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After Solar Wafers, will Polysilicon price rise

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Solar wafer producers are having the best 6 months in the last 5 years, as multi wafer prices have increased by 10% in the last 6 months, even as solar panel prices have remained stable. Polysilicon prices have declined or remained static between $12-15 per kg. The reason is the demand supply dynamics have become favorable for solar wafer producers. After such a prolonged period of low prices and margins, there are hardly any large pure play solar wafer producers left in the world. LDK Solar went bankrupt long back, while Renesola converted itself into a panel player and now into a solar developer. Only GCL Poly remains a large wafer producer, with around 15 GW of wafer capacity and backward integration into poly production. Green Energy Technology which is a Taiwanese pure play producer has returned to the black after almost 5 years, as it has benefited from the strong demand of wafers managing to increase prices by around 1-2% every month.

The large solar panel producers like Jinko Solar, Trina Solar, JA Solar and others which had strongly expanded ingot/wafer capacity in the past had stopped doing so, as they could buy it at cheaper prices from outside. Most wafer producers were running high losses and had diversified into other branches of solar production. The result was that there has been hardly any increase in solar wafer/ingot capacity in the last couple of years, even as cell and module capacities have been expanded rapidly. The situation looks to continue, as major companies are still reluctant to expand given the low ROE/ROCE metrics in this business.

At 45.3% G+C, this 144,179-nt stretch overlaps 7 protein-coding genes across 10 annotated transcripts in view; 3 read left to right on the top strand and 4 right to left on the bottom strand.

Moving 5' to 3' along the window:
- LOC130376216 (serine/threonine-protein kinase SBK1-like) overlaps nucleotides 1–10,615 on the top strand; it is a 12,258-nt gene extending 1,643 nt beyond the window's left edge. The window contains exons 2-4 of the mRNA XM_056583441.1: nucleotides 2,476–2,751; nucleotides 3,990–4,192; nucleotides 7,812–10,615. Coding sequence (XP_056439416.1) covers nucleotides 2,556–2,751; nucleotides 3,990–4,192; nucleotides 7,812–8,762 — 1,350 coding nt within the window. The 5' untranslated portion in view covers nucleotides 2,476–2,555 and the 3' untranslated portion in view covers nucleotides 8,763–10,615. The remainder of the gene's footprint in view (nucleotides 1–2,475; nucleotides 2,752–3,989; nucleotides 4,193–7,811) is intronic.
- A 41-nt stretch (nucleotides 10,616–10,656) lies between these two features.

Solar wafer maker Green Energy Technology (GET) is likely to swing to profits in first-quarter 2016 after posting net operating losses for 19 consecutive quarters, thanks to strong demand and improved pricing, according to market analysts. Due to continued tight supply of solar wafers, GET has obtained orders with shipments scheduled through April 2016 and stands a chance of hiking quotes by 0.05-0.1% in March, company president Swean Lin said. If global PV installation capacity in 2016 reaches an estimated 60GWp, global supply of solar wafers will remain tight throughout the year, Lin indicated.

Polysilicon on the other hand, has found itself under continuous pressure in the last one year with prices dropping rapidly. One of the reasons have been overcapacity, as most of the idle capacities by Tier 1 producers were ramped up. Technology improvements have also meant that major players could reduce prices. This has meant that prices have stayed near the cash cost of major players. I think it might be a good time to buy stocks of poly players, as that segment should again see a demand supply imbalance going forward. The reason is that major poly players such as Hemlock and REC Silicon have shut down their capacity, due to the Chinese anti-dumping duties on imports of USA made polysilicon. The demand is increasing and capacity is not. It takes the longest amount of time to set up poly capacity as compared to wafer – cell-panel capacities. The supply is inelastic in the short term and we have seen prices climb up as high as $400/kg in 2008, when demand was high and supply low.

REC Silicon has predicted that the solar market might go into a period of heavy shortage in 2017, as inventories are run off in 2016. REC has predicted that there might be a shortage in 2016 also, but that would be met by inventories built up over the last few years.



Sneha Shah

I am Sneha, the Editor-in-chief for the Blog. We would be glad to receive suggestions, inputs & comments on GWI from you guys to keep it going! You can contact me for consultancy/trade inquires by writing an email to

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